Book Review: Nine Bucks A Pound
In 2014, as Opening Day approached, I abandoned my long-time policy of reviewing the books I received in a timely manner. Timeliness is always a priority, of course, but I can’t get them to all while also maintaining my even longer-time policy of reading books that aren’t about baseball.
That said, I still make a dedicated attempt to read the books that are sent to me — it just might take a little while. Case in point: last month’s “Ben’s Bookshelf” MiLB.com article, in which I belatedly reviewed three exemplary MiLB-themed books. Further case in point: this blog post, which is dedicated to my thoughts on James Bailey’s 2014 novel Nine Bucks A Pound. (An article about Bailey’s Durham Bulls-focused debut, The Greatest Show on Dirt, can be found HERE.)
“[The lies] came so fast and furious lately they passed through his lips like carbon dioxide…Too many to count. If each one were a brick, the walls would be so high he’d have to tilt his head back to see the sky.”
The above passage, which closes out a chapter late in James Bailey’s second novel Nine Bucks a Pound, speaks to the heart of the predicament faced by protagonist Del Tanner. Most individuals who find themselves in such situations are sociopaths; a knack for distortion, obfuscation and untruth being a defining characteristic. But Del Tanner is no such individual. He is simply a Minnesota Twins farmhand who possesses marginal, by professional standards, talent. In order to keep his baseball dream from flickering out in the Class A Advanced Florida State League, the Washington state-bred first baseman — a “contact player at a power position” — resorts to steroid use. (The “nine bucks a pound” of the book’s title is a reference to the benefits of Propionate, as Del’s first $180 injection cycle nets him 20 pounds of pure muscle.)
Del is joined in this endeavor by his gleefully immature teammate/roommate Ryan Edsell, their efforts aided and abetted by agent Ian Wicker. Wicker’s motivations are similar to those of his clients, as his professional legitimacy is wholly dependent on having one of them make it to “The Show.” These are quietly desperate people playing a quietly desperate game.
Nine Bucks a Pound follows Del’s career from 2003 through 2010, as he transitions from Minor League roster filler to top prospect to Major League success story. Steroid use plays no small role in his unexpected ascension, but throughout the book the question lingers: Was it worth it? His lies, and the paranoia that accompanies them, place a dark cloud over all that he has accomplished.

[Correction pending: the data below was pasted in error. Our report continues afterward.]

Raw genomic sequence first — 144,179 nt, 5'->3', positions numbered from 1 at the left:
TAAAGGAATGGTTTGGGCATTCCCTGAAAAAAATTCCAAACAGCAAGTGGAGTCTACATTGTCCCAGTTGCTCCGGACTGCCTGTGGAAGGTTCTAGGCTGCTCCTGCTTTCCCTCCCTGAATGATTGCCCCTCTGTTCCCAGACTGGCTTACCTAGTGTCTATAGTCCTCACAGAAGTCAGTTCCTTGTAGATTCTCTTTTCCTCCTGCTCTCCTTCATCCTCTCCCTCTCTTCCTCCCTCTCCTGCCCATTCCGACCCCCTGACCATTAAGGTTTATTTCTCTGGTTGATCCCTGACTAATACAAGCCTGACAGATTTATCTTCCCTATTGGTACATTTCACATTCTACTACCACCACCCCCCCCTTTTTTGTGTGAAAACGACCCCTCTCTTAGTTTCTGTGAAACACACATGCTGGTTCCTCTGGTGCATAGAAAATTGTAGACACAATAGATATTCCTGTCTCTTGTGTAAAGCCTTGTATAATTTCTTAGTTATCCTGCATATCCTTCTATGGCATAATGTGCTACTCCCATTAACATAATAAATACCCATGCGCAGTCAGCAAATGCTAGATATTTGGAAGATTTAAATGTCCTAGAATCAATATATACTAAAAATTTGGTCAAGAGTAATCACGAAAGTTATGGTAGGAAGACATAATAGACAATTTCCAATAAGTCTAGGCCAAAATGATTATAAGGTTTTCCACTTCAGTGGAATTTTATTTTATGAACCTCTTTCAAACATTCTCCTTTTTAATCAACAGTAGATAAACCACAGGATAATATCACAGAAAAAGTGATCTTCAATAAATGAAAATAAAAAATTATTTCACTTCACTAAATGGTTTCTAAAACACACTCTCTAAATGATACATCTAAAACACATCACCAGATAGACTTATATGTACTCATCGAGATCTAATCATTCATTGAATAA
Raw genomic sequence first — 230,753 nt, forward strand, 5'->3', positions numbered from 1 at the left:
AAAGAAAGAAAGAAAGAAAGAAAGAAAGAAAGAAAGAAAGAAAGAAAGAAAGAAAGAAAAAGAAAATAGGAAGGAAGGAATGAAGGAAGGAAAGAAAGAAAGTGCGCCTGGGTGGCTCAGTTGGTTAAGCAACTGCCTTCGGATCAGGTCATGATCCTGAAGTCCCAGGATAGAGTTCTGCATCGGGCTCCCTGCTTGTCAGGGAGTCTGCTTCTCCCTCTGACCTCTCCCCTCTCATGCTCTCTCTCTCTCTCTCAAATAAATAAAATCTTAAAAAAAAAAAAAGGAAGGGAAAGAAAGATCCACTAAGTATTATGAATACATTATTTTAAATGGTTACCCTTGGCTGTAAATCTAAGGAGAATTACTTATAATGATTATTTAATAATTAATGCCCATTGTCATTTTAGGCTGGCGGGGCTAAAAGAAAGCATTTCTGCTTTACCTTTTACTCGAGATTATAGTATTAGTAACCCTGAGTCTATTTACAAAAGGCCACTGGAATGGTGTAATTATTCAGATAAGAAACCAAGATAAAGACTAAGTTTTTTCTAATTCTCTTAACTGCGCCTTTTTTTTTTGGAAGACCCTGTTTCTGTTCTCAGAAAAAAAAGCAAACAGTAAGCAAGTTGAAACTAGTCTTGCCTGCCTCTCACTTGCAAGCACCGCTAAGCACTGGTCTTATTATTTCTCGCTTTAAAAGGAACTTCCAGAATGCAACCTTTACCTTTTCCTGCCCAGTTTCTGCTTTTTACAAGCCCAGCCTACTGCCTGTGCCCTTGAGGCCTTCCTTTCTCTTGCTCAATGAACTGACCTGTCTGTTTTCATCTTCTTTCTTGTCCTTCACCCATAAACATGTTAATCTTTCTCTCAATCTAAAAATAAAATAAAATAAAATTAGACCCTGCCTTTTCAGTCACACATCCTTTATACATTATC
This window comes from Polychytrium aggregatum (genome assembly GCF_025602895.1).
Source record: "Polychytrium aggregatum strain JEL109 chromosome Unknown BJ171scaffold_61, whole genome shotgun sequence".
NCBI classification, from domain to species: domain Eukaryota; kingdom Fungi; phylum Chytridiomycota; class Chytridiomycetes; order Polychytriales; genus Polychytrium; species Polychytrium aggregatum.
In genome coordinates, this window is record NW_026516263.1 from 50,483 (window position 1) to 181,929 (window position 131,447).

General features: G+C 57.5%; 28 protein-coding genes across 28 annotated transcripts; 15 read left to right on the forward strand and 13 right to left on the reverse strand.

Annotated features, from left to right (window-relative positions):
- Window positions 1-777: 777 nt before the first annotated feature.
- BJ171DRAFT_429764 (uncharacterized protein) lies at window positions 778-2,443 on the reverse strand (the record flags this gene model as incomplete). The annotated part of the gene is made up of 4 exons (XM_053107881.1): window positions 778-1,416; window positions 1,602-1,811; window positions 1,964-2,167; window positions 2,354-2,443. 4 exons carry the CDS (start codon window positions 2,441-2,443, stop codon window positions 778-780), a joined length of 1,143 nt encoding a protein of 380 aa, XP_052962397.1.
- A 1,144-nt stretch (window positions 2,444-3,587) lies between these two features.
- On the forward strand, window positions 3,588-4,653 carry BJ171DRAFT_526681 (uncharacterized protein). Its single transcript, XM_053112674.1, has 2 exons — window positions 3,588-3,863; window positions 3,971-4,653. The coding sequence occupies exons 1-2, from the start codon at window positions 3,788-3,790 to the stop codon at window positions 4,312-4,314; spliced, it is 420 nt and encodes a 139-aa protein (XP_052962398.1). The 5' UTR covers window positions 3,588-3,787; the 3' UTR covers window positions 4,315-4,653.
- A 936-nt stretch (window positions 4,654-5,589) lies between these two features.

Bailey ably handles the above scenario, working to humanize a subset of the baseball community that has been generally been treated with a dismissive scorn. Steroid users may be cheats, frauds, disgraces to the game, or [insert your preferred epithet here], but their detour into chemical enhancement is most likely motivated by the same fears and insecurities that haunt all of us: Fear of failure, fear of being left behind, fear of losing that which defines them. Could it be that they are worthy of our pity? Of our forgiveness? Bailey does not shove these questions down the reader’s throat; they arise simply and organically as the story unfolds.
As a former Baseball America correspondent (and book reviewer), Bailey is well-qualified to tell such a story. He is familiar with the Minor League locales through which Del ascends, as well as the various personalities — agents, scouts, host families, coaches, players and assorted hangers-on — that populate the landscape. Additionally, Bailey did his research, speaking to (unnamed) former players about the drug testing process and to trainers about workout regimens. Nine Bucks A Pound, though a work of fiction, seems real.
Bailey’s emphasis on Del’s personal life — including his somewhat unorthodox parental relationship with dad, Milo, and mom, Gwen — illustrates the psychological cost of living a full-time lie. But my primary criticism of Nine Bucks A Pound is that such a large portion of the narrative is dedicated to Del’s oft-tumultuous relationship with his high school sweetheart, Dana. Bailey is adept at describing the difficulties of maintaining a romantic partnership while living according to the rigorous demands of the baseball schedule, but I never took to Dana as a character. She, in my view, was selfish and materialistic, and I found her and Del’s relationship to be rooted in immaturity and the fear that often results from such an emotional state. I never found myself rooting for them to succeed, because part of life’s growing-up process is the realization that (in most cases) your first love is not equipped to be your life’s love. The lack of an emotional investment in this key plot element resulted in a detraction from my overall enjoyment of the book.
Requisite penultimate paragraph griping aside, Nine Bucks A Pound is well worth purchasing. In providing the perspective of a steroid user, Bailey humanizes the demonized. Yet, he also illustrates the severe consequences, both professional and personal, of their transgressions. As Del Tanner learns, the choice to play dirty is a comparatively easy one. The hard part is coming clean.